Richard Donner has died at the age of 91 – and some of Hollywood’s biggest names have been lining up to pay tribute and reflect on the Superman director’s storied legacy.
"Being in his circle was akin to hanging out with your favorite coach, smartest professor, fiercest motivator, most endearing friend, staunchest ally, and – of course – the greatest Goonie of all," Steven Spielberg, who worked with Donner on The Goonies, said in a statement to Variety.
He also worked closely with many of Hollywood’s leading lights, including as a mentor to Marvel Studios president Kevin Feige during his early career.
On his passing, Feige said: "Richard Donner not only made me believe a man could fly, he made me believe that comic characters could be brought to life on the big screen with heart, humor, humanity, and verisimilitude. Above all he taught me that it can and must be done with respect, caring, and kindness to everyone in front of and behind the camera."
Zack Snyder, who brought his own interpretation of Superman to cinemas with Man of Steel, posted a picture of Superman’s iconic 1978 poster on Twitter with the caption "Thank you, Richard Donner. You made me believe."
Fellow superhero director Patty Jenkins posted her own tribute on Twitter, making pointed reference to Donner’s extraordinary body of work: "I loved Richard Donner as person, and massively admired him as a director. To think he made The Omen, Superman, The Goonies and Lethal Weapon in just over 10 years’ time, and many more. Stunning. Truly one of the greatest American filmmakers of all time. He will be sorely missed."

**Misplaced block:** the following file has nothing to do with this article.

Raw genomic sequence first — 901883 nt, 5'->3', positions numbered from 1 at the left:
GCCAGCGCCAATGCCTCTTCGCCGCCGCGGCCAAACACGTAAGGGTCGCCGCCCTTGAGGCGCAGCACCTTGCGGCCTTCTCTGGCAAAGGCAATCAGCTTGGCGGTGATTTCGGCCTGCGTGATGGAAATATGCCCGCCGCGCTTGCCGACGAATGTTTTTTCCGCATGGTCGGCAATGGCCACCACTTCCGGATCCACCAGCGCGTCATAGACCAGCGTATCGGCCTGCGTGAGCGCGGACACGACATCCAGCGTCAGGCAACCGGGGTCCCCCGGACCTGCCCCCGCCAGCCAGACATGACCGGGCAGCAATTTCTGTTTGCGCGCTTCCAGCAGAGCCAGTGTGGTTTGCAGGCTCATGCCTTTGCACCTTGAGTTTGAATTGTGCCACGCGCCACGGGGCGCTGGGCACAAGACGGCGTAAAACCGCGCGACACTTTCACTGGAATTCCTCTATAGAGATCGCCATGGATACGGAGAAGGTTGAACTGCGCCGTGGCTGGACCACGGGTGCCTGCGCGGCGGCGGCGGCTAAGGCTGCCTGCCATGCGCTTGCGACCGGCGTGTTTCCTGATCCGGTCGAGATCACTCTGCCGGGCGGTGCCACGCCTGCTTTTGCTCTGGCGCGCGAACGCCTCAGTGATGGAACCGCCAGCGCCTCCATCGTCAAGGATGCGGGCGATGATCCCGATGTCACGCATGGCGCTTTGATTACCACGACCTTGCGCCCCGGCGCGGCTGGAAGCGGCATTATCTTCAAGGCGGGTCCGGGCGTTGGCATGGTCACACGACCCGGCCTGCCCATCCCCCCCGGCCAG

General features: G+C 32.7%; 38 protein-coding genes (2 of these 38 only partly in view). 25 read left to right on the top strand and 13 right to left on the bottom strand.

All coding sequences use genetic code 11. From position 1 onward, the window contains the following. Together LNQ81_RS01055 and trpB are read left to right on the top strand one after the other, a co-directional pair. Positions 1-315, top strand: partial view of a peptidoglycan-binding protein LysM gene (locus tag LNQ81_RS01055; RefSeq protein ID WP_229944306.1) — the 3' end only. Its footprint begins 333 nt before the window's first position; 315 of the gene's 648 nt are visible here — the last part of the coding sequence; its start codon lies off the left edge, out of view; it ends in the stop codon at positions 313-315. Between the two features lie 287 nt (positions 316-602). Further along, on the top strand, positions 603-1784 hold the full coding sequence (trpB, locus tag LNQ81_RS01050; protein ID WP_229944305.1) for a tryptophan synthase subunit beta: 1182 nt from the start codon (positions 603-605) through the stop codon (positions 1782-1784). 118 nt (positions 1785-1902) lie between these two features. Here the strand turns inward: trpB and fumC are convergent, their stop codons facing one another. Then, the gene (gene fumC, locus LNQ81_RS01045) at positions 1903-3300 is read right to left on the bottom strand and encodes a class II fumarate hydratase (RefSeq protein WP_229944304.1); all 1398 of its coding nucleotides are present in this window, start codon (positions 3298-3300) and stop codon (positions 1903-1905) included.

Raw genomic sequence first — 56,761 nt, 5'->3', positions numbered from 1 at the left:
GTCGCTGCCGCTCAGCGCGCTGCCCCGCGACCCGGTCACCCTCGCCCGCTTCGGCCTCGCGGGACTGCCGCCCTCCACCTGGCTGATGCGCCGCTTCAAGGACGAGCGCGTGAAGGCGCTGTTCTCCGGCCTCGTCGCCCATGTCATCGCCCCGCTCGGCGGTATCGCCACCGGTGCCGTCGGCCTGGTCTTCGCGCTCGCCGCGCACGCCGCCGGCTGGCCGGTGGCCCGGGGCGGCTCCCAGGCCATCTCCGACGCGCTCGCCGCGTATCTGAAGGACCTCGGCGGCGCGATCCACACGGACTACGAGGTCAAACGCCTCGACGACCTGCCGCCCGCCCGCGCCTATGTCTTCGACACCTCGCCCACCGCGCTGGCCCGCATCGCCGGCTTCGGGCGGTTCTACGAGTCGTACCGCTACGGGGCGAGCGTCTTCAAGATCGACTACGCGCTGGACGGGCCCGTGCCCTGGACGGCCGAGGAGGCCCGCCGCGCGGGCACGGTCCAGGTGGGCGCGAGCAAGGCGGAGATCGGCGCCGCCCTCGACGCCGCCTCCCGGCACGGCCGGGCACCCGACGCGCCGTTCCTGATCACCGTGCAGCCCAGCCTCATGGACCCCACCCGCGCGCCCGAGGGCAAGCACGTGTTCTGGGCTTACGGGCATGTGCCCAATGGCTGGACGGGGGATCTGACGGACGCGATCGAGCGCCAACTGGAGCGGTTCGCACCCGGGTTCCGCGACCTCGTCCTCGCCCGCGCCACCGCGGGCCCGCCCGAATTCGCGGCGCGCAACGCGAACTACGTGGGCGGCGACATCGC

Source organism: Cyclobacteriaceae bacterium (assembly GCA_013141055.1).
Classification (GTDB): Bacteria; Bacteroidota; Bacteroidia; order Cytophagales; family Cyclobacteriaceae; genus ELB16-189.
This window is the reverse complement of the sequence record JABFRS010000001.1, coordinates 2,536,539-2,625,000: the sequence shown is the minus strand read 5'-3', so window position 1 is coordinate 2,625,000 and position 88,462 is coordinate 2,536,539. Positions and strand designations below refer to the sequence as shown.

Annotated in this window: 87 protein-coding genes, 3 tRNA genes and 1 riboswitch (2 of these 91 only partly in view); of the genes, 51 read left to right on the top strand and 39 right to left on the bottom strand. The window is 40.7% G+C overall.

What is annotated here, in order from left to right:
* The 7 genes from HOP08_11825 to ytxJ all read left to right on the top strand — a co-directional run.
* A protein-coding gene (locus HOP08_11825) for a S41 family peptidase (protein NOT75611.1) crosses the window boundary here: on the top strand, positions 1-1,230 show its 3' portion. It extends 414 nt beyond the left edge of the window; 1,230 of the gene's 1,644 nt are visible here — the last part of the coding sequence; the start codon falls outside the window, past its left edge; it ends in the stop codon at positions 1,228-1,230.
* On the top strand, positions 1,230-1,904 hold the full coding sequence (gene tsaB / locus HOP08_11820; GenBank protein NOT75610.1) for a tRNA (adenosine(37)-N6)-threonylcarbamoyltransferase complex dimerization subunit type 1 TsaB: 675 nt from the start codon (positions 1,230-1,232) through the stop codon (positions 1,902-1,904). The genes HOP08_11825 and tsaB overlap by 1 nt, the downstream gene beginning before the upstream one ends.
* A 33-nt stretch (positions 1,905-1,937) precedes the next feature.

Two of the stars of Donner’s arguably most beloved film, The Goonies, also shared their memories of Donner. Sean Astin said: "He commanded attention and he laughed like no man has ever laughed before. Dick was so much fun. What I perceived in him, as a 12 year old kid, is that he cared. I love how much he cared."
Corey Feldman, who played ‘Mouth’ in the 1985 classic, described Donner as an "incredible human."
Donner began his career as a writer/director on television, including helming episodes of The Twilight Zone. His movie career kicked off in 1961 with the Charles Bronson film, X-15. The director then transitioned into horror with The Omen before moving on to Superman. Behind-the-scenes issues on the sequel eventually led to Superman 2: The Donner Cut being released, essentially completing the director's vision after he departed the project.
Donner would go on to find later success in movies such as The Goonies and Scrooged. As well as making his mark on horror, adventure, and the superhero genre, Donner was also wildly successful when ramping up the action. Donner directed Mel Gibson and Danny Glover in four Lethal Weapon movies, while his role as producer on 2000's X-Men had a profound impact on Kevin Feige's career.